• Sunday, June 23, 2024
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Expectations for Nigeria’s president are so low, all he has to do is beat them

EU-EOM is right! Tinubu is president through a tainted poll

Nigerians have long harboured a robust scepticism towards their leaders. Now they have gone one better. Many doubt that the man sworn in as president this week is their leader at all.

In an open letter to US president Joe Biden, Chimamanda Adichie, the feted author, spoke for millions when she cast doubt on the result of February’s presidential election in which Bola Tinubu was declared winner. Adichie castigated the Americans for endorsing the result.

There is no proof that the election was stolen — or bought. But there are plenty of grounds to suspect a result that is being challenged in court by the defeated candidates.

Election day, far from being the clean, digitally assisted process promised, was an exercise in chaos. Many polling booths opened late, voter intimidation was rife and tallies were not uploaded, creating wriggle room for fraud. When a Financial Times reporter visited a polling station in Surulere, Lagos, armed men made off with the presidential ballot box.

The biggest red flag was turnout. There was buzz about an election being contested by three credible candidates rather than the usual brace. Some 87.3mn of 93.5mn registered voters went through the rigmarole of obtaining the necessary permanent voter cards. Yet official figures say only 27 per cent of those bothered to show up. The suspicion is that millions were either stopped from voting or their votes simply not counted.

In the end, Tinubu clinched victory with 8.8mn votes, a paltry result in a country of 220mn. Yet in an election in which many assume key officials were bought off, few expect the courts to annul the result.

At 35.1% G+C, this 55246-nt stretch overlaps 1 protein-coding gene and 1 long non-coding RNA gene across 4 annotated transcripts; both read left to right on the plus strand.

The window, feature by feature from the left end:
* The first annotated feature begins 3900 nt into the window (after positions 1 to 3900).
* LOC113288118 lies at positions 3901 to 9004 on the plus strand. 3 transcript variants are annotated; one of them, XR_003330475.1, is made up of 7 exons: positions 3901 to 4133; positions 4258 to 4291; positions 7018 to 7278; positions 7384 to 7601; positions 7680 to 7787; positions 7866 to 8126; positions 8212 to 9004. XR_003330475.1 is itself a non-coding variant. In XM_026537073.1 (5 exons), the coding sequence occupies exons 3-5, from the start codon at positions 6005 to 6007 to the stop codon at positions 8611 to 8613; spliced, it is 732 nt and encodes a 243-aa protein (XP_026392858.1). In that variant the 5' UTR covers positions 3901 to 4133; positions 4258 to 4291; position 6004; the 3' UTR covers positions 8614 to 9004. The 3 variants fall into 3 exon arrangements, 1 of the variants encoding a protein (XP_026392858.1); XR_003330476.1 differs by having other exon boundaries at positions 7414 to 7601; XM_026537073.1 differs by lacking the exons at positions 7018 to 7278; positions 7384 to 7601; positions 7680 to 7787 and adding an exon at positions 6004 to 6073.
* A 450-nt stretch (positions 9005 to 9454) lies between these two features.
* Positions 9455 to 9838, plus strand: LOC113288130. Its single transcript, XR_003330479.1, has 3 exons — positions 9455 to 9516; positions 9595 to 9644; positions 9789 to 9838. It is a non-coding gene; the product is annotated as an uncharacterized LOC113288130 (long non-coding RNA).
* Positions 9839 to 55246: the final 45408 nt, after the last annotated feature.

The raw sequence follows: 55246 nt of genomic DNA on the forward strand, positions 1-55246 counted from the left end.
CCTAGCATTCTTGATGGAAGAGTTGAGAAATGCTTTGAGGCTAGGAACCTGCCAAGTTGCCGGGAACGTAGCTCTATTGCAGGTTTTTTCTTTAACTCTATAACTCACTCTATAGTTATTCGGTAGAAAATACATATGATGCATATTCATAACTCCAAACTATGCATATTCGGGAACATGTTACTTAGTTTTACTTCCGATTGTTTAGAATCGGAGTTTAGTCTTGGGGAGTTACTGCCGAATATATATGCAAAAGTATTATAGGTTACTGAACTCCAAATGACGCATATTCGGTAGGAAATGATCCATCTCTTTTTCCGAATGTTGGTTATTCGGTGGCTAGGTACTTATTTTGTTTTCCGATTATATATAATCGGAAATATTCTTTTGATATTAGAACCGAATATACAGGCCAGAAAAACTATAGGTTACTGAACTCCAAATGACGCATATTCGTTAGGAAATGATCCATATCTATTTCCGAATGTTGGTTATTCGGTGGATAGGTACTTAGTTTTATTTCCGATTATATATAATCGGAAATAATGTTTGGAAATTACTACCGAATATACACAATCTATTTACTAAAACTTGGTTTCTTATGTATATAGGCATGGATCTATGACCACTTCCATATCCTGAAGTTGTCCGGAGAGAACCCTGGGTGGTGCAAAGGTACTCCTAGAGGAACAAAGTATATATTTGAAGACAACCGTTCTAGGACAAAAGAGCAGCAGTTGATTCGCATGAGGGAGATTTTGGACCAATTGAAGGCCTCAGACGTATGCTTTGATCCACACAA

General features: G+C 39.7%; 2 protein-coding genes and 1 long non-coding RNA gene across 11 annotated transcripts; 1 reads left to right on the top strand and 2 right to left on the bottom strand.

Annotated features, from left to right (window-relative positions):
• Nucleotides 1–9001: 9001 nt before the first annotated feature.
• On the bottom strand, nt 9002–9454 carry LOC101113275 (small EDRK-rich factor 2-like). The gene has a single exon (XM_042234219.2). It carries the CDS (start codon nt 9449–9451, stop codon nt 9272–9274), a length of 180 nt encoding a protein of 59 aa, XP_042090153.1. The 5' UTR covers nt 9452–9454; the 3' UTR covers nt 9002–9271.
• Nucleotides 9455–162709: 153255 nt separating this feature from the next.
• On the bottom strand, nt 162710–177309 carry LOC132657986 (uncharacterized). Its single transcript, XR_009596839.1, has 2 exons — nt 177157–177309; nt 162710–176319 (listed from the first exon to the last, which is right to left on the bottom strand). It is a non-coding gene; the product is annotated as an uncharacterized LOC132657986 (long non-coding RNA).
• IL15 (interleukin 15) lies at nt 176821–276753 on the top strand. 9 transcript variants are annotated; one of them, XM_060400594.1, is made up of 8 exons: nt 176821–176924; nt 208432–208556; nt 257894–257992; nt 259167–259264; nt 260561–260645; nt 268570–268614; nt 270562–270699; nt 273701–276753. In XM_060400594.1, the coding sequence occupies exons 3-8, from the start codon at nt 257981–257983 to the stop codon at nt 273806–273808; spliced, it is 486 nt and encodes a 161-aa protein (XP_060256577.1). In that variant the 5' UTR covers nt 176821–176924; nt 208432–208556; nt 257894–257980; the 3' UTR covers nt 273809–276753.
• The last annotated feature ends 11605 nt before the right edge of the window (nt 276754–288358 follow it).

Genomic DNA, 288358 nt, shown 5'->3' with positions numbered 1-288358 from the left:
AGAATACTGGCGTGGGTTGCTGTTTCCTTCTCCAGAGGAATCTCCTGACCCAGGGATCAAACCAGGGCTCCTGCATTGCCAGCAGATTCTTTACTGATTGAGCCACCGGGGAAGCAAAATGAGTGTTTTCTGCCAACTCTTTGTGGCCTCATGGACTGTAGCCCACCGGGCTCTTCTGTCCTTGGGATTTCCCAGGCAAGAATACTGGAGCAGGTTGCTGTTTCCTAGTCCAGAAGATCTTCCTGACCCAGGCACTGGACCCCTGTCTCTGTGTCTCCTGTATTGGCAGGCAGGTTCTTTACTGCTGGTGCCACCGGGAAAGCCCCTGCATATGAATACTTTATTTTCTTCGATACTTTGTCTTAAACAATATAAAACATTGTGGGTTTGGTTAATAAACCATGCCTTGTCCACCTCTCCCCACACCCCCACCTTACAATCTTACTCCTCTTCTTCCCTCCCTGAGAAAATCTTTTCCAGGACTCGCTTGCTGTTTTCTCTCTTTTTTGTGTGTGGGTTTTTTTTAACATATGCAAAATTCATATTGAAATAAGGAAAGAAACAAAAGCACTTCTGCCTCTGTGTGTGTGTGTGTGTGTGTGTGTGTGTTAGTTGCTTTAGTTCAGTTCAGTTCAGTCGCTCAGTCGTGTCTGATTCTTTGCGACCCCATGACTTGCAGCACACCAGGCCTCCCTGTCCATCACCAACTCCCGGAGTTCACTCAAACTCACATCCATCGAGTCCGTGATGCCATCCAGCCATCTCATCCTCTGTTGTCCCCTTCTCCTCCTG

That means Tinubu, whether Nigeria’s most famous living novelist likes it or not, will be president for the next four years. Assuming he survives that long. Such is the suspicion about him that many even doubt his official age of 71.

Visibly ill, lacking a strong mandate and in charge of a country teetering on the edge, Tinubu appears to have little going for him. But after eight years of Muhammadu Buhari, under whose directionless presidency Nigeria got poorer and less secure, he actually has one ace up his sleeve. Expectations are so low it would take a concerted effort to underwhelm.

Indeed, there are several possible quick wins. The first is his power of appointment. When he was governor of Lagos from 1999-2007, a period of palpable progress in Nigeria’s throbbing commercial capital, Tinubu appointed a team of savvy technocrats. As president, if he can name competent people to key positions, he will have already cleared an important bar.

As well as cabinet members, his appointment for central bank governor will be key. Nigeria’s multiple exchange rates are a mess and an invitation to corruption. They ward off foreign investors who fear the naira has further to plunge and doubt they can obtain foreign exchange at realistic rates. Sorting out this mess could lure billions of dollars of investment.

Likewise, moderately sensible management of the oil sector could perform miracles. The first task is to stop theft. Of Nigeria’s 1.8mn barrels a day Opec quota, an incredible third vanishes each year due to theft and loss. If the owner of a corner shop lost a quarter of their stock to shoplifters every time they opened, they would soon be out of business. Tinubu must get a grip.

The government has been also paying nearly $1bn a month on fuel subsidies, crippling its finances and limiting its capacity to spend on schools, hospitals or roads. The subsidy is a licence for middlemen to smuggle and cheat. In his inauguration speech, Tinubu said the subsidy was “gone”, causing prices to leap.

The last time Nigeria’s government tried to end the fuel subsidy in 2012, there were nationwide riots followed by a hasty retreat. But the poor, in whose name the subsidy is enacted, are actually victims of a system that transfers wealth to the petrol-guzzling middle class. If Tinubu sticks to his guns and spends the money on public services instead, he can help restore both fiscal and political credibility.

This is a lot to ask of a man who, though in some ways an effective governor of Lagos, has appeared to epitomise all that is wrong with Nigeria’s governing class. As Adichie points out in her letter to Biden, in 1993 Tinubu forfeited $460,000 to the US government after a Chicago court determined that he had benefited from drug trafficking.

Tinubu has strongly denied that and all other allegations of corruption. This is the lowest bar of all. If he runs a moderately clean government, who knows how many minds he can change.